Review: 2020 Ford Edge ST
Fords Edgier Edge
If you are looking for an example of a vehicle that fits into the crossover category look no further than the Ford Edge.
It has the cargo capacity and interior space of an SUV but doesn’t really fit into that category and is slightly too large to be considered a wagon either. It drives so much smoother than an SUV and benefits from better fuel economy and handling.
The Ford Edge has been filling the gap between the sedan and SUV since 2007 and has only received one major update with the second generation coming out in 2015. In 2019, it received a facelift which also introduced the new ST line that would replace the Sport trim level. ST or “Sports-Tuned” models have been in the Ford line up for many years and puts an emphasis on more power and a much sportier performance level than their more contemporarily badged namesakes.
The Edge was the first Crossover SUV to be emblazoned with the ST badging.
The Ford engineers have done a good job of making, what is normally a bland crossover, exciting. The 2.7 L turbocharged V6 pushes out an impressive 350 hp with an equally impressive 380 lb-ft of torque. The eight-speed transmission manages the power with ease and transfers it to all four wheels through the AWD system. The suspension has been reworked to include larger anti-roll bars and stiffer shocks that help keep the large optional 21-inch wheels securely in contact with the road at all times.
The ST comes with two drive modes Normal and Sport. By pressing the Sport button in the gear shift dial it wakes up the ST. The handling becomes tighter with gear shifts becoming quicker and more aggressive, the engine growl is artificially enhanced in the cabin by using the speakers system but manages to match the feel of the ST during acceleration. The edge is no lightweight but the V6 engine manages to get bit up to 100km/h in around six seconds which is a huge improvement from its non-ST branded brethren.
Going through the gears in Sport mode is rougher than in Normal mode, but it does the trick in getting the Edge up to speed while making it feel like a sportier sedan. Like its other ST branded siblings, the Edge ST comes with standard torque vectoring which greatly increases the handling when entering corners at speed. The reworked suspension does an admirable job of keeping it flat all through the bends especially for such a high-sided vehicle and keeps the vehicle fairly well balanced under heavy braking. The steering is crisp and precise and does a good job of transmitting what the front wheels are doing.
In Normal mode the Edge is much more refined, the engine is less noisy with the transmission being much smoother. The tightened suspension is more noticeable on rougher roads, but this is to be expected in a sports-tuned vehicle. Acceleration isn’t quite as harsh, but this depends on how hard you like to hit the pedal.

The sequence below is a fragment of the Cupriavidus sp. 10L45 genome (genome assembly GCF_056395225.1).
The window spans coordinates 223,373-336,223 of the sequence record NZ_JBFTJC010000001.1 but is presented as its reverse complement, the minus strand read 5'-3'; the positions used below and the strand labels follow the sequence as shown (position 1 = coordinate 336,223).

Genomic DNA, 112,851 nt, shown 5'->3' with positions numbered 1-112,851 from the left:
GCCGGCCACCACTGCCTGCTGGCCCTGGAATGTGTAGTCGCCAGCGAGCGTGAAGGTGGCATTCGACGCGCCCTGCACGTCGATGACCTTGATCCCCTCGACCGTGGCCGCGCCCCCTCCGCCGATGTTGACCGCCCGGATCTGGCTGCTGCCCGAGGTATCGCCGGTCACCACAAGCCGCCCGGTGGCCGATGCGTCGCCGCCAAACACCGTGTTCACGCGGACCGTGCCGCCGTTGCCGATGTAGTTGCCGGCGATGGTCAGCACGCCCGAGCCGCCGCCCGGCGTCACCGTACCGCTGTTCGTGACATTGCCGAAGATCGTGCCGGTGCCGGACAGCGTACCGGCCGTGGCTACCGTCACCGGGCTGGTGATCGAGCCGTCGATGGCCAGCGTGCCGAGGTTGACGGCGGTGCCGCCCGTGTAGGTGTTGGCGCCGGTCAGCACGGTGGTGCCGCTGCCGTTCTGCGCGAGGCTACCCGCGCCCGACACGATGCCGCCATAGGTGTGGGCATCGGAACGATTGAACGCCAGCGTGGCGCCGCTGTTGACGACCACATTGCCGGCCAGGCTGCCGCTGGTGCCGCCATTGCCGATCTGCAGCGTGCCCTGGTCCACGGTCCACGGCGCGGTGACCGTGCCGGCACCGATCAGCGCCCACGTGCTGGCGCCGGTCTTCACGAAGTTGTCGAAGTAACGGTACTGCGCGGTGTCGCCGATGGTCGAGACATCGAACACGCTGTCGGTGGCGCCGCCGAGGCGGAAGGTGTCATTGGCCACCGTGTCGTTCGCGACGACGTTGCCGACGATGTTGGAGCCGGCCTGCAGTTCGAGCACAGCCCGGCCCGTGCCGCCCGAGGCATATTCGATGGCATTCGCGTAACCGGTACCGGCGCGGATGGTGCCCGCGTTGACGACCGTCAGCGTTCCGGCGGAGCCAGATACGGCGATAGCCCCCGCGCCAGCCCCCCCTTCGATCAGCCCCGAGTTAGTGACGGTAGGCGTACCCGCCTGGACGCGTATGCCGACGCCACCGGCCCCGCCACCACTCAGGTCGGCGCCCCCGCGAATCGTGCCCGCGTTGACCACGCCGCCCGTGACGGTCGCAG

The interior of the Edge is becoming a bit dated, but the dash is still uncluttered and uncomplicated. The gear shift dial is mounted in the centre console leaving more room for storage.
The leather clad front sports seats are both firm and comfortable with enough side bolster to keep the driver in position during cornering. The steering wheel, seats and mats all benefit from ST logos differentiating the ST Line from the other trims,
The cabin is spacious both up front and, in the rear, and does offer enough space for five adults to travel in comfort on long journeys. The cargo space is more than enough for daily errands with 1,110 litres behind the second row and with the rear seating folded it expands to a mammoth 2,097 litres.
The Performance Blue coloured ST I was diving gave it a bit of a sportier look, but the optional 21-inch premium aluminum wheels gave it that bit more of an aggressive stance even though they did come at an extra cost of $950.
Trapezoidal bright exhaust tips that are integrated into the rear facia differentiates the ST from its lower trim level family. ST badging is placed on the front grill and lower right on the rear hatch but is small and discreet and manages to downplay what it actually is.
Whereas the regular Edge is more for the daily commute or for taking the kids to school and sports events where extra space is needed. Adding the ST line makes for a much more exciting driver experience while carrying out the same mundane tasks.
It is fun, and at times, exhilarating to drive but manages to fulfill all of the tasks usually required of a cross over but allows the driver to have some fun driving time at the same time.
2020 Ford Edge ST
BODY STYLE: Mid-size performance crossover
DRIVE METHOD: Front engine, all-wheel-drive, eight-speed automatic transmission
ENGINE: 2.7-litre turbocharged V-6 (335 hp, 380 lb-ft)
FUEL ECONOMY: 12.5/9.2 L/100km city/Highway
CARGO: 2,097 litres behind first row; 1,110 litres behind second row.
TOW RATING: 1,588kg (3,500 lb)
PRICE: Base $49, 399. As tested $56,649. (PDI and delivery charges not included)
WEBSITE: Ford Edge